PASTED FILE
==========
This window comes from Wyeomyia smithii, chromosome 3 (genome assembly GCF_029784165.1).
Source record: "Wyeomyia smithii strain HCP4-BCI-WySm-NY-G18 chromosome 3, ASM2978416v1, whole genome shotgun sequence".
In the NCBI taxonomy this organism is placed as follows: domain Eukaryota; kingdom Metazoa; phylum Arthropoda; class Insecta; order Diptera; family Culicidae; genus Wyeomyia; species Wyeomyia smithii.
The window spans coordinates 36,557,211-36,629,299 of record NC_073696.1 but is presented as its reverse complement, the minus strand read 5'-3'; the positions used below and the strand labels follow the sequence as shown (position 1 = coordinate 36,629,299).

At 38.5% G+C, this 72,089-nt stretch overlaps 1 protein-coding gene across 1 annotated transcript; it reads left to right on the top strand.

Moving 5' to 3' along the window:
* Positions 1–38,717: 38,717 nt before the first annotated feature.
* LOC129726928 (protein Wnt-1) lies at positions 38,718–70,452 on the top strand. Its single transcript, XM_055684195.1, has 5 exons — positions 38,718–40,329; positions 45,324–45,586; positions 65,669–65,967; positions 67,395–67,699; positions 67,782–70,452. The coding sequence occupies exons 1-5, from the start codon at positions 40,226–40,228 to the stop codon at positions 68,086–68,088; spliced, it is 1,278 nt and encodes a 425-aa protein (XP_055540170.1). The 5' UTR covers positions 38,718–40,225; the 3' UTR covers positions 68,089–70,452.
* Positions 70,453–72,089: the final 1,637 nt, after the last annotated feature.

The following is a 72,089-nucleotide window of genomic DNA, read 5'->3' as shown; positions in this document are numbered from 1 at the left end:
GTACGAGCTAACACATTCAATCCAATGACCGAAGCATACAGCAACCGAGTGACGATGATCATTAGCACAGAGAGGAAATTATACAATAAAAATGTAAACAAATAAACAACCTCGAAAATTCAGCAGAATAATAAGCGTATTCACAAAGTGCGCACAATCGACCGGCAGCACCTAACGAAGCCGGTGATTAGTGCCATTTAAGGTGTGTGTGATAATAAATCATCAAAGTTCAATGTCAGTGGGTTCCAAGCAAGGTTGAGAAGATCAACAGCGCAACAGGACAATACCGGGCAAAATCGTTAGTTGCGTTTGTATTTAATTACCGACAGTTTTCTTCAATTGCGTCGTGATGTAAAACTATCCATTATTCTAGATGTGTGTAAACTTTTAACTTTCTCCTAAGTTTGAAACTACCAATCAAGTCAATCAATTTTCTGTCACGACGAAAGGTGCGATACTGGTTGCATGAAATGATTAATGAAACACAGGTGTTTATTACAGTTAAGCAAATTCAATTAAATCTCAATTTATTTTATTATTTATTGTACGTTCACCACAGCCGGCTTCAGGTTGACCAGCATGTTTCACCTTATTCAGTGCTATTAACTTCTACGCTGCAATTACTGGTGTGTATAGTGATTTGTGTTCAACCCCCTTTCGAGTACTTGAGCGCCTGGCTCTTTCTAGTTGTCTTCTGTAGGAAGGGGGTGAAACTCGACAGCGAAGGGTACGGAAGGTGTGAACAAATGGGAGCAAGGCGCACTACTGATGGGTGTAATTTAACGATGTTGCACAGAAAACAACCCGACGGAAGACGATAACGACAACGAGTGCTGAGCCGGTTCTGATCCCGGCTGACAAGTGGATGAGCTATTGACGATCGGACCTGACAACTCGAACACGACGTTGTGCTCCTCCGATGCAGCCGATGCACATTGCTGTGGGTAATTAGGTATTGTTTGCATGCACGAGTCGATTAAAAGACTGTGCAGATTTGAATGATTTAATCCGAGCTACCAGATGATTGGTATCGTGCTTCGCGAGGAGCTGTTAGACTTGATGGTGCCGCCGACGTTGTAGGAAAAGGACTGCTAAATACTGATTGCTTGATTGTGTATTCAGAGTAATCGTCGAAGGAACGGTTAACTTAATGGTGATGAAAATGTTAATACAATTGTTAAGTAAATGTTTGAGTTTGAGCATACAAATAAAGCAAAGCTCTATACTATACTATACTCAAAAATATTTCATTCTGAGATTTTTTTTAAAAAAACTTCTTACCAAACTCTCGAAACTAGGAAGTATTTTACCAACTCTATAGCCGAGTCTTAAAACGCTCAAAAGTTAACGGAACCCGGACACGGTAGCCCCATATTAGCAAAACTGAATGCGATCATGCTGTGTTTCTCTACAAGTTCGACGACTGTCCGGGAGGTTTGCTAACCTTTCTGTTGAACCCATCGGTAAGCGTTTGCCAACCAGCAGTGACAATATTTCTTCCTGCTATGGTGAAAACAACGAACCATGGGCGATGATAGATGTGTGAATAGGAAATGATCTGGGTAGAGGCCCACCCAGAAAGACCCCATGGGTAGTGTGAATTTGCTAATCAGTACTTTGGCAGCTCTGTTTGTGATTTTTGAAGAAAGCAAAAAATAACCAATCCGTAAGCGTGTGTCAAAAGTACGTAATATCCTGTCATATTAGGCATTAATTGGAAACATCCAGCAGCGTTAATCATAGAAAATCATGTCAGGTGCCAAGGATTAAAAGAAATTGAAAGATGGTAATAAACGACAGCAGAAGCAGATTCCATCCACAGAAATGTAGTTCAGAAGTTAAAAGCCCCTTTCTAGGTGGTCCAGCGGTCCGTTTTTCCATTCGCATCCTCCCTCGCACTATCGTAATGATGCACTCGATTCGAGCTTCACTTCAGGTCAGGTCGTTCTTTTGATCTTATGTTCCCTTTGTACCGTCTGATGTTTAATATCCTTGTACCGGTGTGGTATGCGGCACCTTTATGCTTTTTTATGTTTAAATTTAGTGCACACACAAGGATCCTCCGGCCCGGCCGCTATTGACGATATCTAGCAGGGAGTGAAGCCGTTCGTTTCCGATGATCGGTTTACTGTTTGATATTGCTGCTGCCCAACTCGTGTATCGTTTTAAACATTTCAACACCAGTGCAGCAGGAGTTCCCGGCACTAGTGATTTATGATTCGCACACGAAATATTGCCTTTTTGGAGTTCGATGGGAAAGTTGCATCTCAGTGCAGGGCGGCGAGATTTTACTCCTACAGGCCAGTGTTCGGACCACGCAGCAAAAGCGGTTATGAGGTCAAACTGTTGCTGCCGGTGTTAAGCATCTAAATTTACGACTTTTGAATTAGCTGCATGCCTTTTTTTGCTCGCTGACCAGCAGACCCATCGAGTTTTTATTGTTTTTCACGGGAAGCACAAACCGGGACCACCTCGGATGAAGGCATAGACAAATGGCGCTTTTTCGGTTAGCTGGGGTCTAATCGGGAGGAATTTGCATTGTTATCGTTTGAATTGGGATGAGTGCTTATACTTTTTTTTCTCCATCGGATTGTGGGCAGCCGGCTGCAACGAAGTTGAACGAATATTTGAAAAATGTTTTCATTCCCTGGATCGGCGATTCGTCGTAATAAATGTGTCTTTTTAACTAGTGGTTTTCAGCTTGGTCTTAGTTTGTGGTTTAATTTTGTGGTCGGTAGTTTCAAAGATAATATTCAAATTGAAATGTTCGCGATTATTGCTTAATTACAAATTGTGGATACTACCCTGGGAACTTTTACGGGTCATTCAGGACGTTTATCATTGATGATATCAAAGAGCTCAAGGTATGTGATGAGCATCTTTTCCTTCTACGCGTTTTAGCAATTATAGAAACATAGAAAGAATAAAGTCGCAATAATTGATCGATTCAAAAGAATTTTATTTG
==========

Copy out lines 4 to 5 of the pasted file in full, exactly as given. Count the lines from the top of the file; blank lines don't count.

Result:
The window spans coordinates 36,557,211-36,629,299 of record NC_073696.1 but is presented as its reverse complement, the minus strand read 5'-3'; the positions used below and the strand labels follow the sequence as shown (position 1 = coordinate 36,629,299).

At 38.5% G+C, this 72,089-nt stretch overlaps 1 protein-coding gene across 1 annotated transcript; it reads left to right on the top strand.